As shown in FIG. 15, the system arrangement includes a main controller 50, which comprises a processor, connected to a memory 51 that stores a program and data for the main controller 50. A host computer interface 52 connected to the main controller 50 communicates with a host computer (not shown).

The customer-operated console 1 and the card processing unit 4 (see FIG. 1) are connected through a bus 55 to the main controller 50. The withdrawal processing unit 6 (see FIG. 1) is connected through the bus 55 to the main controller 50. The system arrangement also includes a deposit processing 53 for processing deposits from the depository inlet 7. The deposit processing unit 53 is connected through the bus 55 to the main controller 50. The deposit processing unit 53 will be described in detail below with reference to FIG. 16.

A receipt issuing unit 54 for issuing receipts is connected through the bus 55 to the main controller 50.

As shown in FIG. 16, the deposit processing unit 53 has a controller 56 which comprises a microprocessor. The controller 56 serves to control an envelope feed mechanism including the feed rollers 18, 21 (see FIG. 2).

The envelope printer 20 shown in FIG. 2 is controlled by the controller 56. The backlight lamp 9-2 shown in FIG. 3 is also controlled by the controller 56. A check feed mechanism, which includes the transverse shifting rollers 26 and the feed rollers 29 (see FIG. 2), is also controlled by the controller 56.

The magnetic sensor (MICR character detector) 25 described with reference to FIG. 2 is connected to the controller 56. The image reader 31 described with reference to FIG. 2 reads an image of the check 100 and sends the image to the controller 56. The magnetic reader (MICR reader) 33 described with reference to FIG. 2 reads the MICR column of the check 100 and sends the read information to the controller 56.

The encoder (MICR encoder) 32 described with reference to FIG. 2 is controlled by the controller 56 to print MICR characters on the check 100. The printing mechanism (check printer) 34 described with reference to FIG. 2 is controlled by the controller 56 to print information on the check 100. The storage mechanism 35 described with reference to FIG. 2 is controlled by the controller 56 to store checks into desired storage chambers in the storage bin 23.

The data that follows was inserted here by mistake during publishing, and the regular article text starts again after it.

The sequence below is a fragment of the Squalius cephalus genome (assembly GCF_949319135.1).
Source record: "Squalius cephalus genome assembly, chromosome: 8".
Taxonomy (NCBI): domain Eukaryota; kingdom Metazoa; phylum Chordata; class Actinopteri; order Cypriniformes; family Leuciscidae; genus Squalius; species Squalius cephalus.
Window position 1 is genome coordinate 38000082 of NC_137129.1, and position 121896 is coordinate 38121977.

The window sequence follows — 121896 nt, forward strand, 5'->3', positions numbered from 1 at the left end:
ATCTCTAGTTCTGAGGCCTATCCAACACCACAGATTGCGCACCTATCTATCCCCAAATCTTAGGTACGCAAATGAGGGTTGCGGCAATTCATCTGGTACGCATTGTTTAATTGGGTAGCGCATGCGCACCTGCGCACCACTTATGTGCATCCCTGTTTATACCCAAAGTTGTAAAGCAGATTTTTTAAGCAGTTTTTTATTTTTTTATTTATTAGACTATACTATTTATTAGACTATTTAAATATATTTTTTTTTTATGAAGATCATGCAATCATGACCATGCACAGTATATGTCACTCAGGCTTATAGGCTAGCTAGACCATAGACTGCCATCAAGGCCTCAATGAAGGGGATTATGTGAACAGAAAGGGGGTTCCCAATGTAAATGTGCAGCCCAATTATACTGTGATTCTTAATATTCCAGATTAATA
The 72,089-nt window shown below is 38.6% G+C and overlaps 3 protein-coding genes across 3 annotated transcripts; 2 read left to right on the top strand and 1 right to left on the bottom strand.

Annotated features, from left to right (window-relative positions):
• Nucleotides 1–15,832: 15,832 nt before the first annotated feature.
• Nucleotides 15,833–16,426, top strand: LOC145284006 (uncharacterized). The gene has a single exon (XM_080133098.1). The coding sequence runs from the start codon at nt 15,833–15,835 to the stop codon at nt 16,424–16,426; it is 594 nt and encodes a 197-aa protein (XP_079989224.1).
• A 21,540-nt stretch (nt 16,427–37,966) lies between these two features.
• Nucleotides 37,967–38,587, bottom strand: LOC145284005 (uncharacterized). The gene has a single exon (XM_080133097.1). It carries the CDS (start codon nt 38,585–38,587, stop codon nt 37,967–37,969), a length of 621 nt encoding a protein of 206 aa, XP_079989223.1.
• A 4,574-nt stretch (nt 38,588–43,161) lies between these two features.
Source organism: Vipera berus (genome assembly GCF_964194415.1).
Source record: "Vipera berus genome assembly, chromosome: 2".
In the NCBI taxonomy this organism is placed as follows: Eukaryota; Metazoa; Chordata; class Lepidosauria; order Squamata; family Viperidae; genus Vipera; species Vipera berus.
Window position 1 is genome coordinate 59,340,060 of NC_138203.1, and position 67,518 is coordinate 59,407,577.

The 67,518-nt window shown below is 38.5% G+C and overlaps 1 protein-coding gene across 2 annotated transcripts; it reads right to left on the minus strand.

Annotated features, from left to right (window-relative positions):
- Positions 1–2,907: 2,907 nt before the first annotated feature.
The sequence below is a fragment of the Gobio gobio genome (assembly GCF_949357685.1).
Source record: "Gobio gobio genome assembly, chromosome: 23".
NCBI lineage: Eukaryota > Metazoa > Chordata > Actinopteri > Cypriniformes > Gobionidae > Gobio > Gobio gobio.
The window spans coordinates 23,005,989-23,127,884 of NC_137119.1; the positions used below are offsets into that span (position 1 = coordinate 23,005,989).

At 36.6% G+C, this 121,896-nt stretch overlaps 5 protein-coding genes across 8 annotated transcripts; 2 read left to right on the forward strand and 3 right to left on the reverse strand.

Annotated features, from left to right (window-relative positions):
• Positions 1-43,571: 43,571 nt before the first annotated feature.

An operation sequence of the system arrangement shown in FIGS. 15 and 16 will be described below with reference to FIGS. 17 through 23. Numerals with a prefix "S" shown in FIGS. 17 and 18 indicate certain steps of the operation sequence.

(S1) The main controller (hereinafter referred to as a processor) 50 displays a transaction selection image shown in FIG. 19 on the display unit 1-1 of the customer-operated console 1. The customer can select transaction items including withdrawal transactions (Quick Cash, Payment), a deposition transaction (Deposit), etc. from the displayed transaction selection image. The customer presses a suitable one of the switches 1-2 to select a desired one of the transaction items.

When the customer selects the deposition transaction, the processor 50 displays a deposition type selection image shown in FIG. 20 on the display unit 1-1 of the customer-operated console 1. The customer selects a deposition type using an envelope or a deposition type using a check from the displayed deposition type selection image. The presses a suitable one of the switches 1-2 to select a desired one of the deposition types.

(S2) If the customer selects the deposition type using a check, then the processor 50 instructs the card processing unit 4 to read the customer's card. The customer inserts the card into the card processing unit 4. The card processing unit 4 reads the inserted card and sends card data to the processor 50.

The processor 50 then displays a password entrance image on the display unit 1-1 of the customer-operated console 1. The customer enters the password using the keys 1-3. The processor 50 transfers the card data and the password to the host computer. The host computer decides whether the transaction is to be permitted or not on the basis of the card data and the password which have been received from the processor 50.